Some observers will argue that since UN discussions on LAWS have already been underway for years, Canada and its allies should simply stay away from this issue. However, it is relevant to look at what transpired with the negotiations on landmines at the United Nations Convention on Conventional Weapons (CCW) in the 1990s. System-affecting states such as Canada, Norway and Belgium were frustrated by the UN consensus-based system, benefitting great powers that did not favour a ban on these weapons. Discussions were dragging on and negotiators were looking to find the “lowest common denominator” to reach a consensus. This led Canada to push for a new regime negotiated outside of the United Nations. Ottawa was initially able to bring together many system-affecting states and NGOs and eventually, through effort and leadership, more than 120 countries, including the United Kingdom, France, Germany, Australia and Japan, signed the Ottawa Treaty. This case shows that when political leadership is exercised, system-affecting states can indeed impact the dynamics of the international system.
Canada Should Defend the International Order by Intensifying Institutional Binding
Change in the distribution of power does not automatically imply change of international order. The relative decline of the US hegemonic power does not necessarily mean the end of western liberal hegemony if a key group of powerful states collectively ensures the sustainability of this order. While Canada and other “system-affecting” allies such as Germany, Italy, Japan, and the MIKTA countries, cannot stop systemic transformations from occurring, they can potentially preserve the current order, or at least slow its demise, by teaming up with “system-influencing” states such as the United Kingdom and, more importantly, France, which exerts strong political leadership within the European Union. For this to happen, however, this group of states would have to better coordinate their efforts and exert greater leadership within international institutions, notably within the WTO and the G20.
These states could promote institutional co-binding to overcome power politics and zero-sum games. In the words of Daniel Deudney and John Ikenberry, the strategy of co-binding intends to tie “one another down by locking each other into institutions that mutually constrain one another. […] This binding practice was significantly and independently motivated by an attempt to overcome anarchy and its consequences among the Western states” in the 20th century. This practice is especially important with respect to threatening powers such as China and Russia, as institutional binding would tie these states down into acceptable patterns of behaviour, possibly reducing their temptation to rely on unilateral actions.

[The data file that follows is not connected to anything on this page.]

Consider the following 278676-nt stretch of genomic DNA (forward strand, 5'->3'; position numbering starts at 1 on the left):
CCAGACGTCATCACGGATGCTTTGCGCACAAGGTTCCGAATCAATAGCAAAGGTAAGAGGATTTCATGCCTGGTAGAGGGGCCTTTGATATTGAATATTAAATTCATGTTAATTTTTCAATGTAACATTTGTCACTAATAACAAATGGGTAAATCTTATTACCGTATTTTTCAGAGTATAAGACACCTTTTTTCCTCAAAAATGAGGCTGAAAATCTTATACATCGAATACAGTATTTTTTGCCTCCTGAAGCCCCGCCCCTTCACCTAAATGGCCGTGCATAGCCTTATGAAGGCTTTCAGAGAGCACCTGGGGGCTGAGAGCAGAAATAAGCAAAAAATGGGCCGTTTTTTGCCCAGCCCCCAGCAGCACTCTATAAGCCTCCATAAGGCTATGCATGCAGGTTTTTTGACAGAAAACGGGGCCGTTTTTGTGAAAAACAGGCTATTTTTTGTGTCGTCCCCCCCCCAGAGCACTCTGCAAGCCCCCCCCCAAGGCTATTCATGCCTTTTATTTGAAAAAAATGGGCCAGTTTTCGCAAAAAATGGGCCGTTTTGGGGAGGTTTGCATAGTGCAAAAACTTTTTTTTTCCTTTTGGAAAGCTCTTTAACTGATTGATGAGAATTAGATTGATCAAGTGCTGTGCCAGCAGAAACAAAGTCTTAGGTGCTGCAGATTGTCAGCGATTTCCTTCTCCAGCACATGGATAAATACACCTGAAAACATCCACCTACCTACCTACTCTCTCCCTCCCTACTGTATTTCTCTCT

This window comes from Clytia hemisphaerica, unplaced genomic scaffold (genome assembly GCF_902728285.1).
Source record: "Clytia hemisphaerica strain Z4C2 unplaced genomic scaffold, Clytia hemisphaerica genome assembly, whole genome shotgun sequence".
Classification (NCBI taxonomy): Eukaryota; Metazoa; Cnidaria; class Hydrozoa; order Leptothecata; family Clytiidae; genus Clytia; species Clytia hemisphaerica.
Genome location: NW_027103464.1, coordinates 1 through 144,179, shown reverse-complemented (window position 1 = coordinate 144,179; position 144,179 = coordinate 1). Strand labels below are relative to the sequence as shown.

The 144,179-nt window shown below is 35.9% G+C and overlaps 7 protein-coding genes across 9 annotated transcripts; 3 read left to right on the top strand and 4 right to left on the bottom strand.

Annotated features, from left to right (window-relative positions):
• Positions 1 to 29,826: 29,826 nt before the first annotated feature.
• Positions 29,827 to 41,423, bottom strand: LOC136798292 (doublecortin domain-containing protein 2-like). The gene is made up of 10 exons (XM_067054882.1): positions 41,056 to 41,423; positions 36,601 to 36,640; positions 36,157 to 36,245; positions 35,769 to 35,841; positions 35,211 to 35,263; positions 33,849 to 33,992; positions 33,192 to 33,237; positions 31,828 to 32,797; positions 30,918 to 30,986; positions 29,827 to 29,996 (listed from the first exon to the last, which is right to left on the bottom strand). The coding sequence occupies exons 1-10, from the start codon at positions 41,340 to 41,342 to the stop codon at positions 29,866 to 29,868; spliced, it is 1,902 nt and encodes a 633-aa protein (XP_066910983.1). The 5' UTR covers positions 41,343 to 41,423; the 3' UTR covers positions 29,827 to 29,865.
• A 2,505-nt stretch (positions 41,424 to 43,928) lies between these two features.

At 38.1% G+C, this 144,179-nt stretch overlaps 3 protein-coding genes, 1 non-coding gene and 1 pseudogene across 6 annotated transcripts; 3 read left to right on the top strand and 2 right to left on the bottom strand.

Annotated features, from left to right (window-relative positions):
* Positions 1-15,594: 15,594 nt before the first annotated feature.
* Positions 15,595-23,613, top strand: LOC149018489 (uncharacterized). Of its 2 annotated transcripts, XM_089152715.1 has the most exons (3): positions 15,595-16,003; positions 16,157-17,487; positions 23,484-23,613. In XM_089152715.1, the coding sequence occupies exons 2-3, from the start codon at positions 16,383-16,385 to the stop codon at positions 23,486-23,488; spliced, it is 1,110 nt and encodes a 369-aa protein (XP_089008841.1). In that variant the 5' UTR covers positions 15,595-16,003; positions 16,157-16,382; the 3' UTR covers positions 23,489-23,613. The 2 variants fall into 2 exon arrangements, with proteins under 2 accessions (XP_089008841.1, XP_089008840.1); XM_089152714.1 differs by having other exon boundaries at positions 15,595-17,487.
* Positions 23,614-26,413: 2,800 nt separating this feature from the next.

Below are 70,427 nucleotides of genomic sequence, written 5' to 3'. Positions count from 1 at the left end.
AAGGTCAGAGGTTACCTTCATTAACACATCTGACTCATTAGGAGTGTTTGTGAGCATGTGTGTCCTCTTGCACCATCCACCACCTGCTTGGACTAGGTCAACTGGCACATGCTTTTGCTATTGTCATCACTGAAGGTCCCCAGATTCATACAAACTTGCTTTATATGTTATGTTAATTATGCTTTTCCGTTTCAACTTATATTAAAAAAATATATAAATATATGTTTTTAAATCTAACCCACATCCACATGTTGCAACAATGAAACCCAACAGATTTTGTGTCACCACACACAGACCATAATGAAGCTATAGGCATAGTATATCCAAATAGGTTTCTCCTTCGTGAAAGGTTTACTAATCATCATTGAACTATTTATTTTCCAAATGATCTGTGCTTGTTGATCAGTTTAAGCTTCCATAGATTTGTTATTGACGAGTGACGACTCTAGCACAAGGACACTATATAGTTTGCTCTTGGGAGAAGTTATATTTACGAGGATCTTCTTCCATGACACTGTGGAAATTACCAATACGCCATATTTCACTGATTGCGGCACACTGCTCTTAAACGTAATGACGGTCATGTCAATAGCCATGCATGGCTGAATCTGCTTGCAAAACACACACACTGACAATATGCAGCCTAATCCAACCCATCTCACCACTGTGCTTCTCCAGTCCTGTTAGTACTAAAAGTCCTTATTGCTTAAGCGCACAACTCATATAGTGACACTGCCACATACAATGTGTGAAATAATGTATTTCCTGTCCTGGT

The idea here is not to rely on institutional counterbalancing within the G20 or the WTO to block and harm China or Russia. Focusing on coercive measures against Beijing or Moscow within these forums would be counterproductive. Such measures would simply alienate these states and increase their incentives to create an alternative to the current liberal order. To paraphrase Joseph Nye, system-affecting and system-influencing liberal states must hone their ability to shape the preferences of great powers through appeal and attraction rather than coercion. They must help bridge divides and build consensus within these institutions. Once again, Canada could be opportunistic and benefit from its comparative advantages to promote co-binding. As an Atlantic/Pacific nation, it could not only increase coordination with its Five-Eyes, G7 and NATO partners, but could also move closer to the MIKTA countries, which openly work to bridge divides through consensus building with the aim of preserving the current world order.